China welcomed Gambian President Adama Barrow for a state visit on Thursday, using the opportunity to encourage African states to abandon diplomatic relations with Taiwan and pursue burdensome loans and development projects with Beijing instead.
The Gambia maintained diplomatic ties to Taiwan for decades until 2013 and established formal ties with China in 2016.
“Upholding the one-China principle and the big picture of bilateral friendship, China and Gambia should understand and support each other on issues relating to core interests and major concerns, and be sincere friends and partners on an equal footing,” Chinese leader Xi Jinping said during a joint meeting with Barrow on Thursday, according to state media outlet Xinhua.
The “one-China principle” dictates that the Republic of China is not a sovereign state, but rather a wayward province under the control of the Communist Party of China (CPC). The People’s Republic of China demands that all nations that maintain bilateral ties with it fail to recognize Taiwan’s sovereignty.
The United States abides by its own “One China policy,” in which it does not formally accept Taiwan’s sovereignty but maintains independent bilateral ties with the island nation from its diplomacy with China. Taiwan maintains representative offices in the United States that act independently of Beijing and are recognized by Washington as such.
In addition to heralding Gambia’s decision to cut ties to Taiwan, Xi offered Barrow the opportunity to cooperate more closely on a variety of economic projects. “China is willing to increase cooperation with Gambia in security and to step up communication and coordination in international and regional affairs to contribute to peace and stability in west Africa,” he reportedly said.
Xi also offered “more exchanges in culture, education, media, youth, women, health and tourism” to strengthen China’s presence in the country. The two presidents signed an agreement to establish the “Confucius Institute at the University of The Gambia” to promote Chinese communist thought in the nation.
Despite making clear that any cooperation with China requires foreign nations to accept all Chinese communist policies, Xi insisted, “China’s cooperation with foreign countries is not attached to any political string. The essence of China-Africa cooperation is to combine China’s development with that of Africa to realize win-win cooperation and mutual development.”
Barrow, in turn, reportedly stated that “Gambia would like to learn from China’s reform and development experience and enhance its own capacity-building” and thanked Xi for the support to his administration.
Chinese Foreign Minister Wang Yi had previously met Gambian counterpart Ousainou Darboe in August when the official made a visit to Beijing. At the time, Darboe reportedly stated that “Gambia speaks highly of Xi’s Africa policies and major cooperation measures China raised at the Johannesburg Summit of the Forum on China-Africa Cooperation in 2015.” His nation, he added, sought more Chinese investment and involvement in their development.
Gambia is part of a broader campaign by the Chinese communists to establish deep economic ties in Africa through intense lending programs and infrastructure development projects, in some ways an outgrowth of the One Belt One Road (OBOR) project. While OBOR spans the land and sea between Beijing and western Europe, seeking to sign $5 trillion in infrastructure projects that could result in developing nations in central Asia and the Middle East facing insurmountable debts to China, Beijing has also attempted to woo Africa into participating.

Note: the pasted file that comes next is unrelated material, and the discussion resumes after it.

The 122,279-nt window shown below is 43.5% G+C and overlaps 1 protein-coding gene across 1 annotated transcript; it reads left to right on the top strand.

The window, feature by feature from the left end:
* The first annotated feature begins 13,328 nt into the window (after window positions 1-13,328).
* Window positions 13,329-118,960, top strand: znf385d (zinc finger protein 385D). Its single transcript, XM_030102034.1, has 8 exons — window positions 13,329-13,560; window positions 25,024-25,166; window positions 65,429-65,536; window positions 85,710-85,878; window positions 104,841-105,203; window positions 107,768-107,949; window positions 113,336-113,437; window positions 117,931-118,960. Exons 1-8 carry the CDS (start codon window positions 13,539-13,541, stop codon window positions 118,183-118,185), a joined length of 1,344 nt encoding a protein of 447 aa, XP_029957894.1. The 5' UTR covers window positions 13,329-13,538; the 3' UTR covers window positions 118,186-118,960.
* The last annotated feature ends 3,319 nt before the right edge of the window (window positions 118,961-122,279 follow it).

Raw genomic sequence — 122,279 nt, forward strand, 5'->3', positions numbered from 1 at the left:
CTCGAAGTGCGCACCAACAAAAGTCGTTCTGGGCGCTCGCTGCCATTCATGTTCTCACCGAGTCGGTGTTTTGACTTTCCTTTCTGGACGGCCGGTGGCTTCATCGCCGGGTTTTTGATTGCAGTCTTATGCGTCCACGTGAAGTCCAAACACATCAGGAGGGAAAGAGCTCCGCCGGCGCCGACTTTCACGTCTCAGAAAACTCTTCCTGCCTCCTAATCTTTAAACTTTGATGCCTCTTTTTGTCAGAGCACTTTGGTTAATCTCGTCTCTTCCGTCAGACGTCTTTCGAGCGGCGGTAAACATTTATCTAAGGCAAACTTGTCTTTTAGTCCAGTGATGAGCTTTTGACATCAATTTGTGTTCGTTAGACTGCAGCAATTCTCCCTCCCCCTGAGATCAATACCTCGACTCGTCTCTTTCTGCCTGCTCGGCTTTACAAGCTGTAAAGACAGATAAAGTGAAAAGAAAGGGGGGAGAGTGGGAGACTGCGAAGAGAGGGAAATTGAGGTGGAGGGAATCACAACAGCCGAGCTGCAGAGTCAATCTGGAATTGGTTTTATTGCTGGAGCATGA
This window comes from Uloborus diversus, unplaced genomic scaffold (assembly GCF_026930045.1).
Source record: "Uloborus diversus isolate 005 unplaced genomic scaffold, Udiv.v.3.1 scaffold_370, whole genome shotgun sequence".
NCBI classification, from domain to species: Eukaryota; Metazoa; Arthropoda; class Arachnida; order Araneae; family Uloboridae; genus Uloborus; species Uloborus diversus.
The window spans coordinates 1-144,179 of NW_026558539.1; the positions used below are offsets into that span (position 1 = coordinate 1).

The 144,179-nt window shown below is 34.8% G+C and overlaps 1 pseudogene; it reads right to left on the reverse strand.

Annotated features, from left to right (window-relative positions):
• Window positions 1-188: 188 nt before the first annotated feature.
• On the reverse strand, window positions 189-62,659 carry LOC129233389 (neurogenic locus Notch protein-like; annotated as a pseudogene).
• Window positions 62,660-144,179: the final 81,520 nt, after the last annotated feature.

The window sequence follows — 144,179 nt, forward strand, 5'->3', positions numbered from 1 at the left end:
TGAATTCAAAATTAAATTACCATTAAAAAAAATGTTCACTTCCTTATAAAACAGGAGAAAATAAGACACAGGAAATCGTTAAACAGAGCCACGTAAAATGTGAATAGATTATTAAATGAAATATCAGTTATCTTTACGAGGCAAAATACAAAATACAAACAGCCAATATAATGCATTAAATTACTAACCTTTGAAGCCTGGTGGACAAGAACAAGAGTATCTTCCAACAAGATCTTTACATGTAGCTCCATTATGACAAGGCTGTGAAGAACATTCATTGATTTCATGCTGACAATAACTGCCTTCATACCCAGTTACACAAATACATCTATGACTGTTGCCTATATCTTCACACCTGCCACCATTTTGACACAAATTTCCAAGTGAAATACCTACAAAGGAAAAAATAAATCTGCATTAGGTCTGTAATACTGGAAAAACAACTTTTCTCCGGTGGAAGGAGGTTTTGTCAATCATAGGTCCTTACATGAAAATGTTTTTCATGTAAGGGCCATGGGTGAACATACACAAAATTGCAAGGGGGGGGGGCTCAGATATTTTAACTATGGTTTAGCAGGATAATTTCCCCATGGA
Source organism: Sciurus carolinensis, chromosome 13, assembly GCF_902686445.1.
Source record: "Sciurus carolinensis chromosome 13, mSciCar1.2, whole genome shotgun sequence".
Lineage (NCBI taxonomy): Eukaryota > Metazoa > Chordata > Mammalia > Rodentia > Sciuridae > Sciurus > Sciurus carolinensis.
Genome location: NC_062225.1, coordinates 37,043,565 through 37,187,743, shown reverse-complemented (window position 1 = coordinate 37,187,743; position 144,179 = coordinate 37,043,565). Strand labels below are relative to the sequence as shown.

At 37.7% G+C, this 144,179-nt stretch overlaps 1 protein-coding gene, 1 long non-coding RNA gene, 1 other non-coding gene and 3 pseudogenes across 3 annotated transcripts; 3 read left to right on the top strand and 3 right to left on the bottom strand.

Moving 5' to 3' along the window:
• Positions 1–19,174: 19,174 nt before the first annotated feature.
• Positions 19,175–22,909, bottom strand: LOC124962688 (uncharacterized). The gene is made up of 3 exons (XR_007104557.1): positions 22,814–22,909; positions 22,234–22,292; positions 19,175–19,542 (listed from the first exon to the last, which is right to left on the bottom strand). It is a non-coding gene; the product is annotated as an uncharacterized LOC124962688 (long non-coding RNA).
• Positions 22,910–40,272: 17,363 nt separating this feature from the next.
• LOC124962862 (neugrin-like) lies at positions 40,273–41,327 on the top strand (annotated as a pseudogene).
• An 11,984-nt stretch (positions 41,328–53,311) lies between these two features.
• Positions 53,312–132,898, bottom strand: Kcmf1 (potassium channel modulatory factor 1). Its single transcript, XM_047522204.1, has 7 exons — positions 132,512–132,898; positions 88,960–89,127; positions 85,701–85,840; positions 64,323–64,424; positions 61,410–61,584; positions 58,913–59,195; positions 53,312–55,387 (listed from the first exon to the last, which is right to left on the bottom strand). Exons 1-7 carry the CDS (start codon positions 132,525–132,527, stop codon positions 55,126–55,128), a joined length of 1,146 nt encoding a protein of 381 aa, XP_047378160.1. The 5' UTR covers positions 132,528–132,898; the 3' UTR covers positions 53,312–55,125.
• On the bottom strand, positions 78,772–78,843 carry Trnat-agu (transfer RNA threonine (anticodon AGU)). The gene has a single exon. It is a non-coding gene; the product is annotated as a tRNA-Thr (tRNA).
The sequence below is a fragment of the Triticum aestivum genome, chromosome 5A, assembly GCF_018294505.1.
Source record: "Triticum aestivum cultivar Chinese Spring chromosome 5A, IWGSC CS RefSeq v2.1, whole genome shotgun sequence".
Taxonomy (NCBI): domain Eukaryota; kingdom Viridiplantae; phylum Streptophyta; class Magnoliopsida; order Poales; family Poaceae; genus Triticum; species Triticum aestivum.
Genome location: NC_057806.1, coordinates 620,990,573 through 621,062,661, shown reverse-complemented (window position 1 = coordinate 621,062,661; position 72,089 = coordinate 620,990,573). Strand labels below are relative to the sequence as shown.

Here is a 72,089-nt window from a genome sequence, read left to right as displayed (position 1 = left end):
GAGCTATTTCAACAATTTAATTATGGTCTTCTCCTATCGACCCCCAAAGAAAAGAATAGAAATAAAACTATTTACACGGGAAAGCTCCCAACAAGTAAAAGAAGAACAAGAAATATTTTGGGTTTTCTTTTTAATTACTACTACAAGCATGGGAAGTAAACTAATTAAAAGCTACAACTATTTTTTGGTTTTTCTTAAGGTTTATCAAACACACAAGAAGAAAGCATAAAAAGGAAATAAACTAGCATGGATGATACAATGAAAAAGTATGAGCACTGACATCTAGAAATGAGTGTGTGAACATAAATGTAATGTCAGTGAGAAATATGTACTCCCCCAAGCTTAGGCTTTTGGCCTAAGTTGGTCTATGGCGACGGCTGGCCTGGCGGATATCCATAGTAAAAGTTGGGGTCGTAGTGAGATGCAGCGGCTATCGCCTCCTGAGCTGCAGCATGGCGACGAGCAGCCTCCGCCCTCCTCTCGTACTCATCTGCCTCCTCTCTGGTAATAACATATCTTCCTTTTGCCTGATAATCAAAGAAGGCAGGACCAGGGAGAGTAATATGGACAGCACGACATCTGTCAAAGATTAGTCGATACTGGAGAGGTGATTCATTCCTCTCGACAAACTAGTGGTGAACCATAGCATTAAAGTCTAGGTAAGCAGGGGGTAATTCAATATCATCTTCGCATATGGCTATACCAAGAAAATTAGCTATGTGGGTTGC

China has signed numerous railway, road, and other infrastructure deals with nations like Ethiopia, Kenya, and Tanzania, as well as Djibouti, where China recently built a new military base. Djibouti’s proximity to the Arabian peninsula, particularly Yemen, now make China a player in the ongoing turmoil in the region.
One Chinese infrastructure plan even proposes a bid to “connect all 54 African countries through transportation infrastructure projects, including modern highways, airports, and high speed railways.”
These projects have raised concerns in the United States, where observers note the potential for predatory lending and, in essence, colonization of African states by the Chinese Communist Party. President Donald Trump’s National Security Strategy (NSS), released this week, urges his administration to propose “an alternative to state-directed investments, which often leave developing countries worse off” while noting that “China and Russia target their investments in the developing world to expand influence and gain competitive advantages against the United States.”
In October, Secretary of State Rex Tillerson warned that China’s policies may turn the Indo-Pacific region, where many of the similar OBOR projects are being proposed, into “a region of disorder, conflict, and predatory economics.”
“We have watched the activities and actions of others in the region, particularly China, and the financing mechanisms it brings to many of these countries, which result in saddling them with enormous levels of debt,” he explained.